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How to proceed to determine the Galois group of a reducible polynomial over a field $F$. As an example I tried to compute the Galois group of $f(X)=X^4+4\in\mathbb{Q}[X]$; one can check that $f(X)=(X^2-2X+2)(X^2+2X+2)$ and the polynomials $h(X)=X^2-2X+2$ and $g(X)=X^2+2X+2$ are irreducible (Eisenstein). Computing the the discriminant $d_g=d_h=-4$, then $\Delta_g,\Delta_h\not\in\mathbb{Q}$. Therefore, $G_h=S_2=G_g$. The roots of $h(X)$ are $\{1+i,1-i\}$ and the roots of $g(X)$ are $\{-1+i,-1-i\}$. As all the roots are in the same field, namely $\mathbb{Q}(i)$, it follows that $G_f=S_2$ and thus a cyclic group of order $2$ in $S_4$. Is that right? If not all the roots were not in the same field, the Galois group of a reducible polynomial $f(X)=h_n(X)\dots h_0(X)$ would be the direct sum of the Galois group of each $h_i(X)$?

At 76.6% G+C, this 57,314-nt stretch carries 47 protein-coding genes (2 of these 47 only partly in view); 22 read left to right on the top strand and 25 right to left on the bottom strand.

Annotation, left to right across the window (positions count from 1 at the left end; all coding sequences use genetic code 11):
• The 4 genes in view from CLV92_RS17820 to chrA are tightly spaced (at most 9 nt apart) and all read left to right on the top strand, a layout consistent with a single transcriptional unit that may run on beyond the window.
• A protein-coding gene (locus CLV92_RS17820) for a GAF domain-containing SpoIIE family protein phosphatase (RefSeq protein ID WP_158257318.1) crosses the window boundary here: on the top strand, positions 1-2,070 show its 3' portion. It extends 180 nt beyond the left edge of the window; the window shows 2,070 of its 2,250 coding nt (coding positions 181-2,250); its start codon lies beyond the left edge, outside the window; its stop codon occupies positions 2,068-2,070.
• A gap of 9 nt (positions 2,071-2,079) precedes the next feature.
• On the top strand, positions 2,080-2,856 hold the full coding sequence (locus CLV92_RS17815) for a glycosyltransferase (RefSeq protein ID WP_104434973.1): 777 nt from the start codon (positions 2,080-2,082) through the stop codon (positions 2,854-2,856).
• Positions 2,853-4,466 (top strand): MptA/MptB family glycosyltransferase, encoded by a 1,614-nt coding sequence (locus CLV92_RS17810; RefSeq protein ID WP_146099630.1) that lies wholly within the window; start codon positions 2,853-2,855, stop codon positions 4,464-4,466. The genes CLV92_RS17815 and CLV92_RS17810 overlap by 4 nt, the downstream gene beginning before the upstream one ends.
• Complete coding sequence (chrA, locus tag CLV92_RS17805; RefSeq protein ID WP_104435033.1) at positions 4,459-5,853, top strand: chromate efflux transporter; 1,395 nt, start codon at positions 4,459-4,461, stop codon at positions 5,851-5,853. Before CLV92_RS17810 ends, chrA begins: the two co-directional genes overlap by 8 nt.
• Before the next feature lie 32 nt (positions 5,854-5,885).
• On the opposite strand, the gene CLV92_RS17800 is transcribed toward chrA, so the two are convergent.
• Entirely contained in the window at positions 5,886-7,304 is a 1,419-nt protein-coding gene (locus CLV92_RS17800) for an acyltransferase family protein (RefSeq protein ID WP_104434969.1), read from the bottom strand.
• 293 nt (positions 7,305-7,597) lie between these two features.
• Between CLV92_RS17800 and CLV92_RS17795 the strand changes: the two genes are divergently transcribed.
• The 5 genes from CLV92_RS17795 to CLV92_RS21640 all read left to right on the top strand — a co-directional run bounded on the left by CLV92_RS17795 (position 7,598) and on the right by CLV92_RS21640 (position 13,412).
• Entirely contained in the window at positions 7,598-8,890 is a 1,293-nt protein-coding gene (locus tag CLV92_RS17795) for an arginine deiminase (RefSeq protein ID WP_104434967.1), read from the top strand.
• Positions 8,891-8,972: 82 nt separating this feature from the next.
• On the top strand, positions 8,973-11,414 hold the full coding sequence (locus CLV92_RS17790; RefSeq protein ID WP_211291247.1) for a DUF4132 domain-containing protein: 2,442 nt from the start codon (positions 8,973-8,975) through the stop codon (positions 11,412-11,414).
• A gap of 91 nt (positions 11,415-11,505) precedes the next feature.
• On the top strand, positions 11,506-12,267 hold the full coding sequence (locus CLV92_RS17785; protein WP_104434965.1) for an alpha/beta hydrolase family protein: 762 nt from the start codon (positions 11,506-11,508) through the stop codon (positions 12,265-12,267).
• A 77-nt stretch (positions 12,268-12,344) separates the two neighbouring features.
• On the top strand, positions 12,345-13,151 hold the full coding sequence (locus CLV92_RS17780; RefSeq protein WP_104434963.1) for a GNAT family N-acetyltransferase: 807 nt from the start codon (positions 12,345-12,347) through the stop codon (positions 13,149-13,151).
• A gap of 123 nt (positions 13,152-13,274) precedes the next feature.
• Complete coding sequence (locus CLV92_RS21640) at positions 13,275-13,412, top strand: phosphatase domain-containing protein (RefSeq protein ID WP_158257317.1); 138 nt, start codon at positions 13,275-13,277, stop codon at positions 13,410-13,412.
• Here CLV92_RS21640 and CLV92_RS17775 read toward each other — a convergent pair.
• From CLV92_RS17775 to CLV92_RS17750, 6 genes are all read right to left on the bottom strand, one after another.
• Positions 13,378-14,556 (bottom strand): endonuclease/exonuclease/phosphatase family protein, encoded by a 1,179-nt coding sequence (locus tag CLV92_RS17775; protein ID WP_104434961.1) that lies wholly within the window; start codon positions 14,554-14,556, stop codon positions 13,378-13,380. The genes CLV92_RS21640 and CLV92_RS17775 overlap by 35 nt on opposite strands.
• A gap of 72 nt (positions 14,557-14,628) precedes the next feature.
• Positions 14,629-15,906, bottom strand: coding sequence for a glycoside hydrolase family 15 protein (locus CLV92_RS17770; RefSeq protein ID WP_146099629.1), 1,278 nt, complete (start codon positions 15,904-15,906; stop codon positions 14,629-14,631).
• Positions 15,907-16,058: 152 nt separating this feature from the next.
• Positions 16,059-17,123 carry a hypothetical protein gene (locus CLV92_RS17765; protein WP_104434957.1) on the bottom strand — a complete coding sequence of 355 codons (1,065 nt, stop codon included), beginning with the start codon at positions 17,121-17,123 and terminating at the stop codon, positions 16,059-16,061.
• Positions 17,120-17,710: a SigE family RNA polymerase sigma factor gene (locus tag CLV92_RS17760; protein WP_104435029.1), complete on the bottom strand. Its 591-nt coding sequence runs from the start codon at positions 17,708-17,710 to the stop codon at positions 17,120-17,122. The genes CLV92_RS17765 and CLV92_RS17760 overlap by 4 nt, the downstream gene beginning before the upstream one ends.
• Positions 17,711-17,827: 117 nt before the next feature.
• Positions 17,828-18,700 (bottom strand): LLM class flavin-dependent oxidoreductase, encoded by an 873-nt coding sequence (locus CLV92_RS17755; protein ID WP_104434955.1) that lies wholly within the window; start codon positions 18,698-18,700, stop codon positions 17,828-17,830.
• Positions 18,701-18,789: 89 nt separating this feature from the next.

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In this case, you are correct. In general, Galois groups of different polynomials don't always combine as easily as you have stated. Consider $(x^3-2)(x^3-5)$. The roots of the first factor are $ \sqrt[3]{2}, \pm \sqrt[3]{2}z$ (where $z$ is a primitive third root of unity) and those of the second are $ \sqrt[3]{5}, \pm \sqrt[3]{5}z$. Now, each has Galois group $S_3$, but the splitting field of either polynomial contains $z$, so that together, the splitting field only has dimension 18 as opposed to 36 if the Galois group were $S_3 \times S_3$.

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